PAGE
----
Hear is a video on the subject, I think this may explain it better than I do!

In contrast: my wife rides a CRF 230 the bars are set back so far you could never get them even close to center, in this case their is not much you can do to improve the bar position for agresive riding, but keep in mined this bike is built for trail riding where most riders sit more than stand, and that ste up is a whole different story!

Stephanie getting ready for a ride, her CRF 230 in the back of the truck!

Today as I refine my ride, I find that I compair the bike quite a bit to the KTM 525, using that as a bench mark, this may not be the right or good idea, as it is altogether a different bike, I'm finding it difficult to describe why they are so dirferent, and this consternation has caused me to start measuring all the components of the bike and what makes them feel so different.
For instance the KTM can blast trough the biggest of the woops at any speed and just eat up the deepest of holes, lofting the front end at any given moment, it's just amazing, riding the same section on the Husqvarna and that confidence is gone, and you feel more of the deep ones and are shaken a bit more by the tall ones. 
In the tight tecnical sections the Husqvarna can just pick its way through obsticals as you pick your lines the Husqvarna gets you to that point exactly! 
In sections where you forget to down shift the KTM just digs away and keeps chugging (I don't remember ever stalling this bike) the Husqvarna in the same situation stalls emedeatley, wow I seem to stall this bike all the time... A lighter flywheel perhaps? The KTM feels like it has more power.
The KTM gets hot in the slow stuff and the Husqvarna seems fine all the time, never seems hot.
Opening up the trotle and they are both fast as all hell........
The Husqvarna feels smaller than the KTM, taller but shorter.
The KTM seems to inspire more confidence in the rider, yes! But why, this one had me confused for a while, but now I think I know why!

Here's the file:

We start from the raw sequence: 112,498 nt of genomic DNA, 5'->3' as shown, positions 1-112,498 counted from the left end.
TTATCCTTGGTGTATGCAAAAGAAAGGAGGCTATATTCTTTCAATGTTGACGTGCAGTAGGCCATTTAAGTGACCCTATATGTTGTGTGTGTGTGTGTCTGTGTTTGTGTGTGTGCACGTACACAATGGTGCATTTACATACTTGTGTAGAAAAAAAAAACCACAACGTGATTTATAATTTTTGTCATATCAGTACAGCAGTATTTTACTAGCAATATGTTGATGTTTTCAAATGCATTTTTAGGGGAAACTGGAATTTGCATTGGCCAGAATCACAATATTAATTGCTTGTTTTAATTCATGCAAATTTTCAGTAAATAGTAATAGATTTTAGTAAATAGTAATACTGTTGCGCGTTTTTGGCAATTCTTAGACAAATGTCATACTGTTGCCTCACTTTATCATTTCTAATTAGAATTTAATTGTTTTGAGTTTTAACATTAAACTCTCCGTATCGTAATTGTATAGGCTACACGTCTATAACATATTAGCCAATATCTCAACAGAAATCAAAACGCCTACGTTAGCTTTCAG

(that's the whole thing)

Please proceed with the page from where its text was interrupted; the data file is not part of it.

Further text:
I think it is down to two things seat hight and fork rake.
The seat on the KTM is about two inches lower to the pegs than the Husqvarna and it's easier to reach the ground when your seated (pivot turn or spinning the bike around on a tight trail is just easer when you are lower)
The Rake of the front end (forks) is slightly shorter on the Husqvarna (this means turn in is quicker and high speed stability is less) the Husqvarna feels like it wants to turn all the time. This would also explain why the bike is less happy blasting across the woops like the KTM.

So,my wife asks the real question, which bike do you like better....., I'm not answering that one too quickly, and she comments that it's not cut and dry, she is right. I do comment that both bikes have far too much power than they really need, but KTM makes that crazy power fun, but in a way that uses lots of rider energy, when I'm riding that bike I'm giggling far more than I should.

So I have a choice right now, keep the KTM, or Keep the Husqvarna ?

I will keep the Husqvarna, it fits the style riding I do most, and looks to be a much more reliable bike than the KTM, (when compairing a 2003 KTM to a 2007 Husqvarna) it's steet leagal from the factory and runs much cooler at all speeds than the KTM, power is smother and yes it's 5 years newer!